The Brooklyn Museum presents Ahmed Mater: Mecca Journeys, an unprecedented look into the changes unfolding in Mecca, by one of the most significant cultural voices documenting the realities of the iconic city. Saudi artist Ahmed Mater began his monumental documentary project in 2008, bearing witness to the extraordinary expansion, demolition, and new construction transforming the city. The exhibition features large-scale photographs of Mecca, as well as more intimate images of its diverse inhabitants, alongside six videos, a sculpture, and an installation piece. Focusing on the site of the annual hajj pilgrimage for millions of Muslims, as well as the living and working conditions of Mecca’s permanent residents, Ahmed Mater: Mecca Journeys presents a complex portrait of extreme urban redevelopment and the direct effects of the ongoing reconstruction of the holy city.
Ahmed Mater: Mecca Journeys is curated by Catherine J. Morris, Sackler Senior Curator for the Elizabeth A. Sackler Center for Feminist Art. The exhibition, on view from December 1, 2017, through April 8, 2018, is organized by the Brooklyn Museum in partnership with the King Abdulaziz Center for World Culture (Ithra) and is produced in collaboration with CULTURUNNERS.
“What started as a desire to show only the changes taking place has ended with a full and exhaustive depiction of a site that can be accessed only by those of the Islamic faith,” states Mater. “This collection of images, with their diverse and extreme points of reference, represents the deliberately experimental, meandering, and serendipitous nature of my journey to the heart of Mecca. They are testaments to the cultural and political conditions of contemporary Saudi society.”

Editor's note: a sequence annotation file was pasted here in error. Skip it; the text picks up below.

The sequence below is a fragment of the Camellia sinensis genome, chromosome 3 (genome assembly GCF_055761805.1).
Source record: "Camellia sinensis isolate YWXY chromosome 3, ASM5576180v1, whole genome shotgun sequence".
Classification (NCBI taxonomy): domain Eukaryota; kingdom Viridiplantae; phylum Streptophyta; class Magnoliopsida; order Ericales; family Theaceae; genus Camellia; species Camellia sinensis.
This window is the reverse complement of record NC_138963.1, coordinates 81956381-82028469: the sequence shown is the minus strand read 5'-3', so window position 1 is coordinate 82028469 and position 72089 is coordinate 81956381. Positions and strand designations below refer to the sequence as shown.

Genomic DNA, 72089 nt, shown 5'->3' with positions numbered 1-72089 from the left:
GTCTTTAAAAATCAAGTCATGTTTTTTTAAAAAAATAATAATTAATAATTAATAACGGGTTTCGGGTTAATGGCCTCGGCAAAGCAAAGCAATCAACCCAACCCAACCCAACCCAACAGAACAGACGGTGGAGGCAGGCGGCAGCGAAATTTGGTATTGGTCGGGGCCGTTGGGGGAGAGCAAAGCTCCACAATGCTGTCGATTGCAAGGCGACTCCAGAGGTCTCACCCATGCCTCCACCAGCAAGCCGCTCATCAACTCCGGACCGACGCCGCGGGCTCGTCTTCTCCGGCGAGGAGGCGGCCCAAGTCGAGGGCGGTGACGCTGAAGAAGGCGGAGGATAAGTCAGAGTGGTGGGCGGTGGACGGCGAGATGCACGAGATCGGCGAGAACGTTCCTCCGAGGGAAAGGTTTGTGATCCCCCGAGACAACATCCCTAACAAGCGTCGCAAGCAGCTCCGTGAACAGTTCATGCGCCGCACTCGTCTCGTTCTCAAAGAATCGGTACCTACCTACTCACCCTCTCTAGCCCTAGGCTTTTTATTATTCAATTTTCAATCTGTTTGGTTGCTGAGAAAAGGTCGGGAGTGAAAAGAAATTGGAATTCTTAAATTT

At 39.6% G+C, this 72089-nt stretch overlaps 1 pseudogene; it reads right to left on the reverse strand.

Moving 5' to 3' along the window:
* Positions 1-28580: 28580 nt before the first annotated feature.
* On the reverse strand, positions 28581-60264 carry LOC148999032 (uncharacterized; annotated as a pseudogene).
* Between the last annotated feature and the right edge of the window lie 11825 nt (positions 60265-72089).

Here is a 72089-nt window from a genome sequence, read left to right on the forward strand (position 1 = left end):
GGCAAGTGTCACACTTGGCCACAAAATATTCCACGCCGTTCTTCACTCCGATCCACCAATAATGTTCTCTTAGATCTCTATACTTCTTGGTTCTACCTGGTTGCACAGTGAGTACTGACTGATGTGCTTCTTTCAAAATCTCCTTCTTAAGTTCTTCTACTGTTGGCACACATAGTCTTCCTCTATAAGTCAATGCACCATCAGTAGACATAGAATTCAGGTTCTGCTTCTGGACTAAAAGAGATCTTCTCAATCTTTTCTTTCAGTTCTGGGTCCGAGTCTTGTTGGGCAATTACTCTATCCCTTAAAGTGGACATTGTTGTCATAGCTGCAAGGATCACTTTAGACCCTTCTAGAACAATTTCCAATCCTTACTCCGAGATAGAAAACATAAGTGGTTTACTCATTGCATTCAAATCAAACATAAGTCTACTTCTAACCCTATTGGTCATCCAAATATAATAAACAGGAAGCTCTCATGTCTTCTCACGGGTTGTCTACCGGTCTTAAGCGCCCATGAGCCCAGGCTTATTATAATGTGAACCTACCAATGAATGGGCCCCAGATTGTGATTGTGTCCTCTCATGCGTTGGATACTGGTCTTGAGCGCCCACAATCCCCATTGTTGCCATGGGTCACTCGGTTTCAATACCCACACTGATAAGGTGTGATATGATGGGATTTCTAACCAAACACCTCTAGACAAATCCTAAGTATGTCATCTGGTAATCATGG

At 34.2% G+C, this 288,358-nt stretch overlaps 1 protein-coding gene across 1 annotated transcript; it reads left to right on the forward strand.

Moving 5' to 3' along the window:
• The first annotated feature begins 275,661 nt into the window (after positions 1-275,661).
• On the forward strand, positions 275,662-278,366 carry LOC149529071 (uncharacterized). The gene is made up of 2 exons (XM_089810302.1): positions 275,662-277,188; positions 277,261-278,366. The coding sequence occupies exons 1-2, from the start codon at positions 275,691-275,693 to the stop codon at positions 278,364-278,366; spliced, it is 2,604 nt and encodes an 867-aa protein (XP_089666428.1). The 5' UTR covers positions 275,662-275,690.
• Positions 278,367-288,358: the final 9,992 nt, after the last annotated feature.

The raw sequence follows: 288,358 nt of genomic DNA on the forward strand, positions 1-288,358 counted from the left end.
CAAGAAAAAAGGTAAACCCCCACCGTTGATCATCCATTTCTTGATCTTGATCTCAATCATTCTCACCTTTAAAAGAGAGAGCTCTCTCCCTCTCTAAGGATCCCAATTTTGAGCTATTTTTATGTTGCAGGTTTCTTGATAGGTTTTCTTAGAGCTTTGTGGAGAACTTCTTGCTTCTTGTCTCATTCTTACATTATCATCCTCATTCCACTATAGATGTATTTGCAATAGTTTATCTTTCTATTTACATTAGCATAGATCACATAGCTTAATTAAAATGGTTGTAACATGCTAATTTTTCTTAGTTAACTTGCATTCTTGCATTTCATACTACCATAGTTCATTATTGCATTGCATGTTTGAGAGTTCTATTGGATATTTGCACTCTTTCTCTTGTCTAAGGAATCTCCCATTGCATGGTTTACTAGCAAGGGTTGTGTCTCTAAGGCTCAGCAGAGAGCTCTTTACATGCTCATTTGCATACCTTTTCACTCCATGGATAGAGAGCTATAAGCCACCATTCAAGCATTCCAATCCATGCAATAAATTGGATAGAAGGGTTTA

The presentation is anchored by a suite of photographs from the series Desert of Pharan, published as a book, Desert of Pharan: Unofficial Histories behind the Mass Expansion of Mecca (Lars Müller Publishers, 2016), the artist’s monumental, multiyear documentary project that captures the voices and experiences of Mecca’s inhabitants and hajj pilgrims. For Mater, Desert of Pharan is an unofficial history of the social and political life of the city within the global context of the Muslim diaspora. Photographs on view document the influx of wealth into the city, including images of luxury hotel rooms with views of the Mecca Royal Clock Tower, as well as the lives of workers on construction sites, among them the large population of Rohingya who have immigrated to the city from Myanmar (formerly Burma) for decades.
Catherine Morris states, “As Mecca is a city that can be visited only by Muslims, I was drawn to Mater’s work as a window into a place and a cultural experience many people in the world will never have the opportunity to see first-hand. Before becoming an artist, Mater practiced as a medical doctor who specialized in community health, and his sensitivity to the implications of social well-being on an individual and a communal level, as reflected in the rapidly changing city, makes Mecca Journeys both a monumental cultural document and a highly personal exploration.”